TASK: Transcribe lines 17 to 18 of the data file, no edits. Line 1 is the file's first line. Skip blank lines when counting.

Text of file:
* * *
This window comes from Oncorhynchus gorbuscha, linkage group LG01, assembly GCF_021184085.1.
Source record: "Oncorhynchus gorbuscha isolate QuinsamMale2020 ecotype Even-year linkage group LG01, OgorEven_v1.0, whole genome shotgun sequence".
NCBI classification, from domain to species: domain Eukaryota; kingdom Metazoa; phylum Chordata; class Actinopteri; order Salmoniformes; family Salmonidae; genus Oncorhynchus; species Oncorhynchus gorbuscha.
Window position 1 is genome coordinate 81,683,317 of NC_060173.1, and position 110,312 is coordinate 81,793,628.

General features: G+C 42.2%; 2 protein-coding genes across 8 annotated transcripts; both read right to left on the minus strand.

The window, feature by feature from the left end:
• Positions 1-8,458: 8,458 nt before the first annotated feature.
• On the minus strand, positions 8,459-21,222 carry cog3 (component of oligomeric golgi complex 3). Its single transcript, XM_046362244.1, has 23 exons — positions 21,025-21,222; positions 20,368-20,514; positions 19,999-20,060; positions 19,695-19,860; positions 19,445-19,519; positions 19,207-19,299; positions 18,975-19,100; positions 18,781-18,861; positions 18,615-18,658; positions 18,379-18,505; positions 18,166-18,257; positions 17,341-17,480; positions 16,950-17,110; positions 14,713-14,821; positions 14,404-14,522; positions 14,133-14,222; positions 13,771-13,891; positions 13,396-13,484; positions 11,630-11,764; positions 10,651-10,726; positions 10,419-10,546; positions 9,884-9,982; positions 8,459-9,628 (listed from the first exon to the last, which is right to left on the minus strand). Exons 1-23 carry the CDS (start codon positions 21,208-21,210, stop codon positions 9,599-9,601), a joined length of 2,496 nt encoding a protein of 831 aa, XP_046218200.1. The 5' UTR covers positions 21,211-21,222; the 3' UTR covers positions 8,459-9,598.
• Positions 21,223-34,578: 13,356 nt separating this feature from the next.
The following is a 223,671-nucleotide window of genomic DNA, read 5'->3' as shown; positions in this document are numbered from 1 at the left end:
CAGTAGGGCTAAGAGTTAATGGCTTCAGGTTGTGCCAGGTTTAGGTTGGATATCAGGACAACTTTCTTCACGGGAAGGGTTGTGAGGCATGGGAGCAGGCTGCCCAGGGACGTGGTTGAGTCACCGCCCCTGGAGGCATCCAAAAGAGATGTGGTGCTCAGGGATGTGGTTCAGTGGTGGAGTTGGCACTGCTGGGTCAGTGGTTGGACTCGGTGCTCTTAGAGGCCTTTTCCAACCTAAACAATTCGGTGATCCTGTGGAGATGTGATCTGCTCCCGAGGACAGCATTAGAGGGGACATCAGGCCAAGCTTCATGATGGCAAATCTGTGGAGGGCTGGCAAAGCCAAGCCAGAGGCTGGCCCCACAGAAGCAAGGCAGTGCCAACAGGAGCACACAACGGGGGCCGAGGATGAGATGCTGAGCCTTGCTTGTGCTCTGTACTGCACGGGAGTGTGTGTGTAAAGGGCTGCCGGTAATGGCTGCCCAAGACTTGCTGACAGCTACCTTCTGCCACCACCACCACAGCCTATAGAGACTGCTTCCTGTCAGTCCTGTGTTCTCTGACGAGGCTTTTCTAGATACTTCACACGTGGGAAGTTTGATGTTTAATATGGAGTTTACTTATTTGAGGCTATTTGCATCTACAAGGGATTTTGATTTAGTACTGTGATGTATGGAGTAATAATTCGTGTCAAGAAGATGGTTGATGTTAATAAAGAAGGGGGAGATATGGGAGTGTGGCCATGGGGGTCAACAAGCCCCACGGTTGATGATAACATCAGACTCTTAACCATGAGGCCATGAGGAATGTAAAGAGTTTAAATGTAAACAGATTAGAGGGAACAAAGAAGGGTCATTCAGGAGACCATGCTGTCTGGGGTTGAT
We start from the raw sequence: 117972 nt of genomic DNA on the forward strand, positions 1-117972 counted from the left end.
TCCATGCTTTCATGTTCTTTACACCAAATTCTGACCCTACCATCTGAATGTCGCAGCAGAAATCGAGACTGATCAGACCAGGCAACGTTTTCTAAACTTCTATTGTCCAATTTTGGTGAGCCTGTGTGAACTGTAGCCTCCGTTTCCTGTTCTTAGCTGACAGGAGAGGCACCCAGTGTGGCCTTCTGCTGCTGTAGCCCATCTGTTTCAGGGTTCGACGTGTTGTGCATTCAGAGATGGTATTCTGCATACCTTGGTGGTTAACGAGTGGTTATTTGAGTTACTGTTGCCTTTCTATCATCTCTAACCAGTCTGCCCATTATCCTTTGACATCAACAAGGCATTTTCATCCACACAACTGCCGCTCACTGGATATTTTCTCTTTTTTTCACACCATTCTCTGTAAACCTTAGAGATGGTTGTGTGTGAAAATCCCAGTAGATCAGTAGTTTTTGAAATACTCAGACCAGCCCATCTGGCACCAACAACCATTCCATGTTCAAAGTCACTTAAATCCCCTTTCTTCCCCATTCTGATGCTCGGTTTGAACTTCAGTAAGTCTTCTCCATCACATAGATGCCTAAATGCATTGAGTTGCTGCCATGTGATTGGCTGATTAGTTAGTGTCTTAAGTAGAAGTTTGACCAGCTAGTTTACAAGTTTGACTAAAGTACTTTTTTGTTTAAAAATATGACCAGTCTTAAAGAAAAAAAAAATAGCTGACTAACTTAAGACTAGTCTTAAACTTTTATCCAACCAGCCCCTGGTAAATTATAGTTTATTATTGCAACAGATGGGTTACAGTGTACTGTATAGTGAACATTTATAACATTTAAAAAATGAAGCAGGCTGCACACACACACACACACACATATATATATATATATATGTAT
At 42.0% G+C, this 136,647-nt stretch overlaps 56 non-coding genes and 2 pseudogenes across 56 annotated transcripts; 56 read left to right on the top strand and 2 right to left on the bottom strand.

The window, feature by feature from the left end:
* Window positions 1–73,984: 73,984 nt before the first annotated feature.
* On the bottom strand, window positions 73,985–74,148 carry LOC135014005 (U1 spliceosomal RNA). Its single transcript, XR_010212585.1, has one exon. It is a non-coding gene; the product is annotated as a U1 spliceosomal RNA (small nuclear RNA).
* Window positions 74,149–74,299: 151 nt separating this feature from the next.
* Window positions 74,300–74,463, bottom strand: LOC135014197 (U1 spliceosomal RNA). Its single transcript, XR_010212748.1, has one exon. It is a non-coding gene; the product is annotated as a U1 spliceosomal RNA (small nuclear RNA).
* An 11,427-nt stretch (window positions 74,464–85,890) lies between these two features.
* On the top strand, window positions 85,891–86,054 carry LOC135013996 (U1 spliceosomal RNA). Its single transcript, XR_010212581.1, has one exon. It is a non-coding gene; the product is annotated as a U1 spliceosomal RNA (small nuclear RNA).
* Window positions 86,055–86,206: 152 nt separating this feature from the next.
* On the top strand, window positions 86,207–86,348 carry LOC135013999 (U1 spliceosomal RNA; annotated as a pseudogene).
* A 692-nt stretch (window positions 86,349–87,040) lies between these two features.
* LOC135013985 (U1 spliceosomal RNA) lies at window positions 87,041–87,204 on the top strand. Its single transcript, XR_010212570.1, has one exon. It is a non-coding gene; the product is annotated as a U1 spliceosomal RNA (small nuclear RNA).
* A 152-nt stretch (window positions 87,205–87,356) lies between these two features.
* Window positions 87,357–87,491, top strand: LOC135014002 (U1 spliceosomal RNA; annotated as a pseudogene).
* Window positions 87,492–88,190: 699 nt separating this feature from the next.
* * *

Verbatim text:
* On the bottom strand, window positions 73,985–74,148 carry LOC135014005 (U1 spliceosomal RNA). Its single transcript, XR_010212585.1, has one exon. It is a non-coding gene; the product is annotated as a U1 spliceosomal RNA (small nuclear RNA).
* Window positions 74,149–74,299: 151 nt separating this feature from the next.